Troubleshooting On Decent Quality Headphones

12/5/2012 9:11:55 AM

Troubleshooting On Decent Quality Headphones

You wouldn’t ever film something without being able to see what the camera is capturing, and audio is no different.

You should be plugged in whenever the camera is rolling, and you should be using headphones that block out all external sounds so you know you’re hearing exactly what the camera is hearing. If you put your headphones on with the camera turned off and you can’t hear a word the person standing next to you is saying, then you’ve got the right kind of headphones. Sennheiser’s HD 25 are one such set of headphones, although there are many equally capable cans out there.

Description: Sennheiser’s HD-25 are one such set of headphones, although there are many equally capable cans out there.

Sennheiser’s HD-25 are one such set of headphones, although there are many equally capable cans out there.

Once you’re monitoring the sound, the next most important thing is to have a backup. That means two audio sources going into the camera. Conveniently, all cameras record in stereo, but you only need mono, so that means you can record two different mics at the same time one on left channel, the other on the right and then pick and choose which one you want to use during the edit This usually boils down to either a handheld stick mic or clip on Lavalier mic as one source, and a camera-mounted shotgun mic as the second. This gives you a close-up source that records your subject and separates them sufficiently from any background noise, and a fallback backup you can tweak to bring out your subject’s voice if necessary.

Handheld or lay mics are often wireless, which makes them easy to use on hectic shoots, as there’s one less wire to deal with. The downside, especially with the number of camera crews you frequently find at popular events, is interference. There’s only so much bandwidth available for wireless trans missions, so if another crew is operating nearby on the same band, you’re going to get interference. The only thing you can do is change to a less-contested channel, but if the interference happens during an actual interview, then chances are you’ll have to re-record if you have time. If you don’t, then at least you have the wired shotgun mic to fall back on.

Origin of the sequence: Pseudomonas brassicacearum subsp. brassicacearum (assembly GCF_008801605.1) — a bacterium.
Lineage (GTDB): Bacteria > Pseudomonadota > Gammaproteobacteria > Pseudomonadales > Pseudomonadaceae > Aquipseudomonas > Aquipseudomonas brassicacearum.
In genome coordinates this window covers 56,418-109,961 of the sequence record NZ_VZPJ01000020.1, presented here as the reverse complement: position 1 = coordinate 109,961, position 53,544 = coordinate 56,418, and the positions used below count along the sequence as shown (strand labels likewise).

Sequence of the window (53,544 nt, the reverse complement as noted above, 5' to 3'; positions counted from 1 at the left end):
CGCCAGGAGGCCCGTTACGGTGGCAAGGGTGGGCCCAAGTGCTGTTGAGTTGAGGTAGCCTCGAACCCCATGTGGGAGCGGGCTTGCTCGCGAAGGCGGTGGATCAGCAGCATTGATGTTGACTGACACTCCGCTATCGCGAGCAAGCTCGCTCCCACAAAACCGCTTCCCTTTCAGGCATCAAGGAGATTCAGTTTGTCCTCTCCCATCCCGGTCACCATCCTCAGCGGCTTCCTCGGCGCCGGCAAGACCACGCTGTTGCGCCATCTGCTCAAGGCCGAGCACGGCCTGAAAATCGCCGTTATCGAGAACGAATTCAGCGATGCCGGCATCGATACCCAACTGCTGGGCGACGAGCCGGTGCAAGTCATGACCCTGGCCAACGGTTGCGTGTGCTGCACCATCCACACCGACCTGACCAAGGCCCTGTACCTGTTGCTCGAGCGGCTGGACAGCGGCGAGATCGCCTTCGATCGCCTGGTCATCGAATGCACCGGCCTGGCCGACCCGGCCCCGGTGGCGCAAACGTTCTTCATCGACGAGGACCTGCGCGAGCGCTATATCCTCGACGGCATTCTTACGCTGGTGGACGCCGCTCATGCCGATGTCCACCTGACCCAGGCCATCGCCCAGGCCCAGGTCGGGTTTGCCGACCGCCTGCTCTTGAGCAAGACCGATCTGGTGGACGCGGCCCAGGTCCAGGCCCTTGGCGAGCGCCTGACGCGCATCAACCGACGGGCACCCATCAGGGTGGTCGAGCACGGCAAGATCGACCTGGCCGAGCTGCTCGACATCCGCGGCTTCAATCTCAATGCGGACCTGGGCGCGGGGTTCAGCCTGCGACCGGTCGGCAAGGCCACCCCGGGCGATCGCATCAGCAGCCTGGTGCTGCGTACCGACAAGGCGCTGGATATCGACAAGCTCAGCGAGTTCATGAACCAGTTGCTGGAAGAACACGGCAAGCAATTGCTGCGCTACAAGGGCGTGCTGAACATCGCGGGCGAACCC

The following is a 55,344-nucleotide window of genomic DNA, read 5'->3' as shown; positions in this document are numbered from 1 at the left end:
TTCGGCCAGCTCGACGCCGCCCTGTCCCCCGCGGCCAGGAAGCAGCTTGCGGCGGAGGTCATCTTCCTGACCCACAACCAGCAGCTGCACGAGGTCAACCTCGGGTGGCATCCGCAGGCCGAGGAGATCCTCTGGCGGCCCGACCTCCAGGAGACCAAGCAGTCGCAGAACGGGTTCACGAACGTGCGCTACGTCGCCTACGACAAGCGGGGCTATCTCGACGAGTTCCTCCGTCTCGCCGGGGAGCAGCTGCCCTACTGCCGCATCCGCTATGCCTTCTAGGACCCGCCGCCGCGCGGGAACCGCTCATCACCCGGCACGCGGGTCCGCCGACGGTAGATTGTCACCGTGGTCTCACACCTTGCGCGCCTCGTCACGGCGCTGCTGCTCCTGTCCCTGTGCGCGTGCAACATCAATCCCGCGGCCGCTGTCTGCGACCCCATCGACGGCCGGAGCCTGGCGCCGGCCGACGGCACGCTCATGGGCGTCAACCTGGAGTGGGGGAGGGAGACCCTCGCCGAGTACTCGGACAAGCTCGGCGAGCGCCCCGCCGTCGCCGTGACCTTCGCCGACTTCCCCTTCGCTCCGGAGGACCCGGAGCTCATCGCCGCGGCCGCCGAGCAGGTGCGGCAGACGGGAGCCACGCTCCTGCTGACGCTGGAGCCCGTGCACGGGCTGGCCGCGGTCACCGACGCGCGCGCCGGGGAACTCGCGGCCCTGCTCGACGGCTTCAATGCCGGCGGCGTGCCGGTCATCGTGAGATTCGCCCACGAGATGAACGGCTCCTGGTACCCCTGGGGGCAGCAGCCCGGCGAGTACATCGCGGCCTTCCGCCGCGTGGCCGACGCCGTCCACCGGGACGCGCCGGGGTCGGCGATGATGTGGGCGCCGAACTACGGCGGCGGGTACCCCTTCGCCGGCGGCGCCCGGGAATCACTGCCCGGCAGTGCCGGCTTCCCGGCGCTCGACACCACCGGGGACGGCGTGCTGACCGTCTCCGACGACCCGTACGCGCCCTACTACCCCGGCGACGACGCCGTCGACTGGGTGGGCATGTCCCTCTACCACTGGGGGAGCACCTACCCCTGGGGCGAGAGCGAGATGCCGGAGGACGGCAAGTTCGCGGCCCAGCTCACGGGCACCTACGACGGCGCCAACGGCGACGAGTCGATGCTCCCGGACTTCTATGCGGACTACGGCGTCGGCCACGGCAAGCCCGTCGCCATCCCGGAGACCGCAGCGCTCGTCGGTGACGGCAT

Description: If you don’t, then at least you have the wired shotgun mic to fall back on.

If you don’t, then at least you have the wired shotgun mic to fall back on.

One advantage of radio mics is that they’re just that radio. In most setups, they’re only used to link one transmitter to a single receiver, but you can go beyond that if you’re shooting with a multi-camera setup. Radio mics are mostly used for a one-to-one connection, but since it’s just transmit ting radio waves, there’s nothing stopping you picking up the transmission on more than one receiver. On a two-camera shoot, then) you might have your subject wearing a wireless lay mic and transmitter. The receiver on your wide camera would then pick up the mic and record it along with the video. The second, close-up camera would just use its on board mic, which wouldn’t separate your subject from the background noise anywhere near as well as the lay mic audio.

When It Comes to editing, you’d then need to sync audio from the wide camera with the video from the close-up camera before you could start producing the actual edit. This is fine if you’re producing the video days or weeks later, but less ideal if you’re trying to turn the videos around in minutes rather than hours to get them online as quickly as possible. However, if you mount a second wireless receiver on the close-up camera, tuned to the same frequency as the transmitter, you can record exactly the same sound as the wide camera. Provided there aren’t any interference problems during recording, there’s no need to sync the audio before you start editing.

This receiver trick also works when you’re recording a speaker presenting at an event. Ideally, you’ll get an audio feed directly from the sound desk to pipe into one camera, which will give you the best quality audio. However, you’re trusting that the crew operating the sound desk know what they’re doing, which isn’t always the case. If they make a mistake and there are audio dropouts, you won’t be able to use their feed. Sometimes they can’t provide you with a sound feed, but if you can find out what frequency they’re using for their wireless mic, you can tune in your receiver and record the audio directly.

Description: Sennheiser EW 112-p G3

Sennheiser EW 112-p G3

There are a few wireless mic systems on the market, but the most popular is Sennheiser’s ewloo series. One advantage of it being the most widely used is that it’s better at dealing with inference from other units being used nearby, and also it increases the chances that any venue you visit will also be using the same system, making it easy for you to tune into the same frequencies if necessary.

So far, I’ve just looked at sound; I’ll be covering filming in a future column. The main thing is to have options no two shoots are ever the same and what works in one situation won’t necessarily work in another. The more ways you have of achieving the result you want, the better your chances of finding a solution quickly when you’re on location and hit a snag. This gives you more time with your subject and increases the chances of creating an amazing final product.

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